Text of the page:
When it’s likely to happen: It could be as early as six months, when baby sits up on his own, but it’s more likely to be closer to between eight and nine months, says Altmann — and it may take a few months total for baby to learn it. Waving is also usually learned around 8 to 10 months.
How to encourage it: Play patty-cake and other clapping games with baby. Your own clapping gets baby so excited, he’ll start to bring his hands together in an effort to clap along with you.
What if baby misses the mark: If, by the one-year pediatrician’s visit, your baby isn’t mimicking any of your actions — whether it’s clapping, waving or responding to you when you wave and say, “I’m over here” — then definitely let baby’s doctor know.
Pulling Up to Standing
When it’s likely to happen: Though most infants will pull themselves up to a standing position between 9 and 12 months, Altmann says it’s not unusual for it to happen even earlier — like eight months. “I warn parents at the six-month visit to drop the mattress down [in case] your infant pulls to stand in the middle of the night when you’re not aware that they can. You don’t want them to fall out!” You’ll also want to be aware of any furniture that baby could try to pull on that could tumble, like a top-heavy chair.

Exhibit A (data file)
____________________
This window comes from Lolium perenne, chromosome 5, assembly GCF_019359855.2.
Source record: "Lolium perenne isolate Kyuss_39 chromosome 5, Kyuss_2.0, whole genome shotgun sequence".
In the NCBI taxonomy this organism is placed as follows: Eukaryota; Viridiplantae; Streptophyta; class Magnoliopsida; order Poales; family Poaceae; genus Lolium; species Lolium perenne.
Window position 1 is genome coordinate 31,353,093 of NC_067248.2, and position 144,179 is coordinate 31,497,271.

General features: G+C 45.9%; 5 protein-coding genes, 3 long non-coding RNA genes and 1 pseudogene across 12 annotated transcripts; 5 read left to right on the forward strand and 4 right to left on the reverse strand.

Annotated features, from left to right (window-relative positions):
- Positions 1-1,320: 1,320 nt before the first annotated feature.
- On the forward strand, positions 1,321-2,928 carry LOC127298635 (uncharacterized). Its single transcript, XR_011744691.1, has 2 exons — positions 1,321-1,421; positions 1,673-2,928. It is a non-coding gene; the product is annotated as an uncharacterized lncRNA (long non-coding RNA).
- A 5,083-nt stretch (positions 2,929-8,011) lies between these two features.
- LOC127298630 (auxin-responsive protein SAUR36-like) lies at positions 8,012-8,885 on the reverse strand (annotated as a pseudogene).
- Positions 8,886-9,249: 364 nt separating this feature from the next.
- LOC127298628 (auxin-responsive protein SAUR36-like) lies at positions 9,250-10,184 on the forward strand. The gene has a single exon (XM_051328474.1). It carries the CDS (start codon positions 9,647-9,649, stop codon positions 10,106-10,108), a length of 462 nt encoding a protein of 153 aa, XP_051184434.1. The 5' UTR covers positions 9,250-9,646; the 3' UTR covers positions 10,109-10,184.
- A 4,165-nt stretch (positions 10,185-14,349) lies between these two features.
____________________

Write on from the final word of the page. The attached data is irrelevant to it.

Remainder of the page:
How to encourage it: Like with sitting, make sure baby gets lots of free-range playtime.
What if baby misses the mark: If she’s not pulling to stand by her first birthday, let your pediatrician know. “It doesn’t mean that there’s something wrong with her, because she could be almost there,” says Altmann. “But I think it’s a good idea to check in with the doctor to make sure there’s nothing else going on.”
Cruising and Walking